Handyside V. U.: Interpreting The Wednesbury Case

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Back in the sombre days of Nov. ember 1947 in the seminal Wednesbury case, master Master of the rollsRolls, Lord Greene expounded the following classic principle of public law principle: ‘… “… a person entrusted with a discretion must, asso to speak, direct him properly in law”. When an administrative body went tries to reach beyond the four corners of thethe powers given toconferred on it from by the legislative in applying the discretion, the courts can strike down the same. This was applied widely to administrative actions based on unrelevant irrelevant considerations, actions which did not take note of relevant considerations or which are plainly beyond the powers of the particular body. This was the conventional procedural ground on which the judicial review of the administrative discretion operated and the Wednesbury decision merely reinforced it. Secondly, and most importantly, the Court could also intervene when the challenged impugned decision was so un-unreasonable that no reasonable body could actually arrive at it.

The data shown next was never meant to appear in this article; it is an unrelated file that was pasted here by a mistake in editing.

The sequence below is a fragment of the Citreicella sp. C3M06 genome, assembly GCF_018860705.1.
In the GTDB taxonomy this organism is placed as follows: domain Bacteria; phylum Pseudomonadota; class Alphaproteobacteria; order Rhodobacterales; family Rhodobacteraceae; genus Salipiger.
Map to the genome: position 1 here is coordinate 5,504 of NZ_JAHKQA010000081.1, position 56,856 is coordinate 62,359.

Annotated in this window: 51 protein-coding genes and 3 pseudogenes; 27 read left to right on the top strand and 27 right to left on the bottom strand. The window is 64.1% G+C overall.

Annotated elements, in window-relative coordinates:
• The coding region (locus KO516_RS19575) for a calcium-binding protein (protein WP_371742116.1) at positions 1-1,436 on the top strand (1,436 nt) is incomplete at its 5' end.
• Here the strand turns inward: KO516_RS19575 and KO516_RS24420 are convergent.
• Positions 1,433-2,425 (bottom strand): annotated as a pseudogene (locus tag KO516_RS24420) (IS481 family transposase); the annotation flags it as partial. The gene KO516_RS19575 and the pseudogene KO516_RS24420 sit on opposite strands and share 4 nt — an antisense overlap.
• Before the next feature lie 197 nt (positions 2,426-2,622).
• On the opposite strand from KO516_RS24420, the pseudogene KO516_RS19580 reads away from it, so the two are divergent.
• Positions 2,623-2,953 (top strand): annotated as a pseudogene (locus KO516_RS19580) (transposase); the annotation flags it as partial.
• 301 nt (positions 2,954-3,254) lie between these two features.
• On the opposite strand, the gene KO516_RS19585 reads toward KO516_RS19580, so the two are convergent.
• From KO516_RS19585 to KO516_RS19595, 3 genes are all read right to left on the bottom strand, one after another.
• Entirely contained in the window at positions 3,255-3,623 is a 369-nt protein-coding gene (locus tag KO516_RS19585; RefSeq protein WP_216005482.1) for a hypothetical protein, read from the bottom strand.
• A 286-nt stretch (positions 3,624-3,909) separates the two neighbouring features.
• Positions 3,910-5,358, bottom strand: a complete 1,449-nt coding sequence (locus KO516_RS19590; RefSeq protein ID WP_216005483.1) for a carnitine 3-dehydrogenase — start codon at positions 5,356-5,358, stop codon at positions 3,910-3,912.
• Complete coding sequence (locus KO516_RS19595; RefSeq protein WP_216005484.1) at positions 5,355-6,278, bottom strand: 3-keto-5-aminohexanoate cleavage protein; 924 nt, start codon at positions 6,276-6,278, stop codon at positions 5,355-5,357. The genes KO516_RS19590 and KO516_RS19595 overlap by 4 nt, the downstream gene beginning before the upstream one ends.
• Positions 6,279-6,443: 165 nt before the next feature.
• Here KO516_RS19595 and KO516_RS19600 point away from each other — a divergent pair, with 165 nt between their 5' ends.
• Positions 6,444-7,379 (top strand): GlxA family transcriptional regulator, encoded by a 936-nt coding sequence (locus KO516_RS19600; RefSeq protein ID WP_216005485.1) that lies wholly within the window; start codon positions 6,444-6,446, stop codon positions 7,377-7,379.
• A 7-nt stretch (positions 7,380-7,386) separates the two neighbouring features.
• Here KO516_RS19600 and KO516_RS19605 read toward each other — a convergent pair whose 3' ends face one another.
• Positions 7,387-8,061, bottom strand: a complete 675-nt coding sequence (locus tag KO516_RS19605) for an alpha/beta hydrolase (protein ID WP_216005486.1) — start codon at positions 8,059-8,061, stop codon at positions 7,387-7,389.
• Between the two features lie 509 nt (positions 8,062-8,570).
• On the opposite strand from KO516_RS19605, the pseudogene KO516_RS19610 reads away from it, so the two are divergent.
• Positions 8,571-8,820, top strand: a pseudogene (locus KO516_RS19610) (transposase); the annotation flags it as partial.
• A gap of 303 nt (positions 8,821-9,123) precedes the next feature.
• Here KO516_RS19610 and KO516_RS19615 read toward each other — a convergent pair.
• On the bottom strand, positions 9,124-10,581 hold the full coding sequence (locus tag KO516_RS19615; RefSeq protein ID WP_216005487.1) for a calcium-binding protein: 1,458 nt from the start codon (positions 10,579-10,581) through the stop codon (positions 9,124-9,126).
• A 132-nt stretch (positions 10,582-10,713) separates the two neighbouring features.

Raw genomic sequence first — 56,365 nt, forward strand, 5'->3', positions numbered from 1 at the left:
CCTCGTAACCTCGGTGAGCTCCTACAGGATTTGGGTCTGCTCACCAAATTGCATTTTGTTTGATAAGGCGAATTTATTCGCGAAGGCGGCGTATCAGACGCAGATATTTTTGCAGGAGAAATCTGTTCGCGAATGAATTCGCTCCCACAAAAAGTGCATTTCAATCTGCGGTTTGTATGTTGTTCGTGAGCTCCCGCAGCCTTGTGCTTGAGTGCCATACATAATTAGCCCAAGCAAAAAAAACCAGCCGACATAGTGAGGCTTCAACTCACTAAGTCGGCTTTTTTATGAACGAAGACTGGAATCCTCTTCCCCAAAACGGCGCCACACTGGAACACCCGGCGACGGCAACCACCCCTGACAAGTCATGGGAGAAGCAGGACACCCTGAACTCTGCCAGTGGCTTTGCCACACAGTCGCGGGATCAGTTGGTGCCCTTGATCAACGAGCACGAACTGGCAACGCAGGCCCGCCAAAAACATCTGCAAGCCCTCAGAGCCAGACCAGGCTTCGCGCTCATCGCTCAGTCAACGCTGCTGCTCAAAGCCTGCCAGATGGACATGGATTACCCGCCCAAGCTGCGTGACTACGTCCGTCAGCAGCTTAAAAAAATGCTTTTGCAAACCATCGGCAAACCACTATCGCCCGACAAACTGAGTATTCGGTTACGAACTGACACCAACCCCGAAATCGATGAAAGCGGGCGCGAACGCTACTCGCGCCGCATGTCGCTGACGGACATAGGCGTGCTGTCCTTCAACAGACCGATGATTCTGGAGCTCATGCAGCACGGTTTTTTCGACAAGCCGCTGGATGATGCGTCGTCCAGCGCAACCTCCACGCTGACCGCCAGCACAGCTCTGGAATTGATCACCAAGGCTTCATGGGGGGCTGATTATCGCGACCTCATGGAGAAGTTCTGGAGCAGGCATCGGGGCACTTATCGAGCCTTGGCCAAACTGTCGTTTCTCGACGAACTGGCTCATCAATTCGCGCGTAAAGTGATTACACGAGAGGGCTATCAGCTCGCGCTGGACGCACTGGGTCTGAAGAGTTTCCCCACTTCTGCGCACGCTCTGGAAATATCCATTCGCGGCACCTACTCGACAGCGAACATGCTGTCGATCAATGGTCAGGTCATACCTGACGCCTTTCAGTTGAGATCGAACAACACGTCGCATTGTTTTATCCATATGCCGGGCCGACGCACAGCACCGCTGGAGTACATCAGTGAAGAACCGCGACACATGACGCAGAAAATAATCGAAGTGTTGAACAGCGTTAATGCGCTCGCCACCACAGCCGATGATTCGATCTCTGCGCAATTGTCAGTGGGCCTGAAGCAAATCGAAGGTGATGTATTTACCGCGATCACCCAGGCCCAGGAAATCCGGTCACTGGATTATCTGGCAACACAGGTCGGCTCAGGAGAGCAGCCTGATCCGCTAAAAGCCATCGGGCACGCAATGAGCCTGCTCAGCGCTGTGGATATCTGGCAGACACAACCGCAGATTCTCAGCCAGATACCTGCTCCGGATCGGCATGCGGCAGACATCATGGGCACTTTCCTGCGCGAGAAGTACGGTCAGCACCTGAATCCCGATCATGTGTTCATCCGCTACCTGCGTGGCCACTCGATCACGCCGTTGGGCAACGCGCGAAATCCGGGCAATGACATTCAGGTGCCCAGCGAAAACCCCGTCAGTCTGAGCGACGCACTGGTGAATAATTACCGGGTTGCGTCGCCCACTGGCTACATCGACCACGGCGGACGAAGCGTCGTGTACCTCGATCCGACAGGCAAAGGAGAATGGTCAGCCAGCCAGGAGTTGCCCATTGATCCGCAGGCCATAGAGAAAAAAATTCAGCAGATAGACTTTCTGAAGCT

In Daly, the
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but finally decided to bifurcate usage of the test into two particles. Firstly, where administrative action was objected as discrimination under Article 14 of constitution, the proportionality doctrine could be used. Secondly, where the objection was under the head of administrative arbitration, the proportionality test would not applicable. The Court accepted that the proportionality test lay down a higher benchmark to judge administrative functions. All the same, they opiniated that in cases of challenge under the head of arbitrariness, the same would be subject to Wednesbury judgement. This squarely askewed the application of tests in favor of Wednesbury as most of the cases in public sector employment came under the head of administrative unreasonability as opposed to

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